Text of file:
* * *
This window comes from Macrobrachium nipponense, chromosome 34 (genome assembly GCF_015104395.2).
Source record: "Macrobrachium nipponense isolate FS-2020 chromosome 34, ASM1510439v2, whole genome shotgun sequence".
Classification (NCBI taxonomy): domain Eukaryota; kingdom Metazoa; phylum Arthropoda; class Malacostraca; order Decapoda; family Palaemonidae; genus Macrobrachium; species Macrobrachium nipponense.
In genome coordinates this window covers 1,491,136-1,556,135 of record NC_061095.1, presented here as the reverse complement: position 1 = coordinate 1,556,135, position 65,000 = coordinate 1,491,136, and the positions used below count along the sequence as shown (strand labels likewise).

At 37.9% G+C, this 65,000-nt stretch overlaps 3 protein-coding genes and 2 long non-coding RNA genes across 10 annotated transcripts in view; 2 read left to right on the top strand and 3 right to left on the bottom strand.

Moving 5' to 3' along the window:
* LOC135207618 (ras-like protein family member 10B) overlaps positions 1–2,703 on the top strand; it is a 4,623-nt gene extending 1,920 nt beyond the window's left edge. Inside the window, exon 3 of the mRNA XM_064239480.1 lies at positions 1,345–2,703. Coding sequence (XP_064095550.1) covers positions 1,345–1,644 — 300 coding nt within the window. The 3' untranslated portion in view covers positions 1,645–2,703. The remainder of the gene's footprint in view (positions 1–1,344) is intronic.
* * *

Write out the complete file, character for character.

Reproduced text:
This window comes from Macrobrachium nipponense, chromosome 34 (genome assembly GCF_015104395.2).
Source record: "Macrobrachium nipponense isolate FS-2020 chromosome 34, ASM1510439v2, whole genome shotgun sequence".
Classification (NCBI taxonomy): domain Eukaryota; kingdom Metazoa; phylum Arthropoda; class Malacostraca; order Decapoda; family Palaemonidae; genus Macrobrachium; species Macrobrachium nipponense.
In genome coordinates this window covers 1,491,136-1,556,135 of record NC_061095.1, presented here as the reverse complement: position 1 = coordinate 1,556,135, position 65,000 = coordinate 1,491,136, and the positions used below count along the sequence as shown (strand labels likewise).

At 37.9% G+C, this 65,000-nt stretch overlaps 3 protein-coding genes and 2 long non-coding RNA genes across 10 annotated transcripts in view; 2 read left to right on the top strand and 3 right to left on the bottom strand.

Moving 5' to 3' along the window:
* LOC135207618 (ras-like protein family member 10B) overlaps positions 1–2,703 on the top strand; it is a 4,623-nt gene extending 1,920 nt beyond the window's left edge. Inside the window, exon 3 of the mRNA XM_064239480.1 lies at positions 1,345–2,703. Coding sequence (XP_064095550.1) covers positions 1,345–1,644 — 300 coding nt within the window. The 3' untranslated portion in view covers positions 1,645–2,703. The remainder of the gene's footprint in view (positions 1–1,344) is intronic.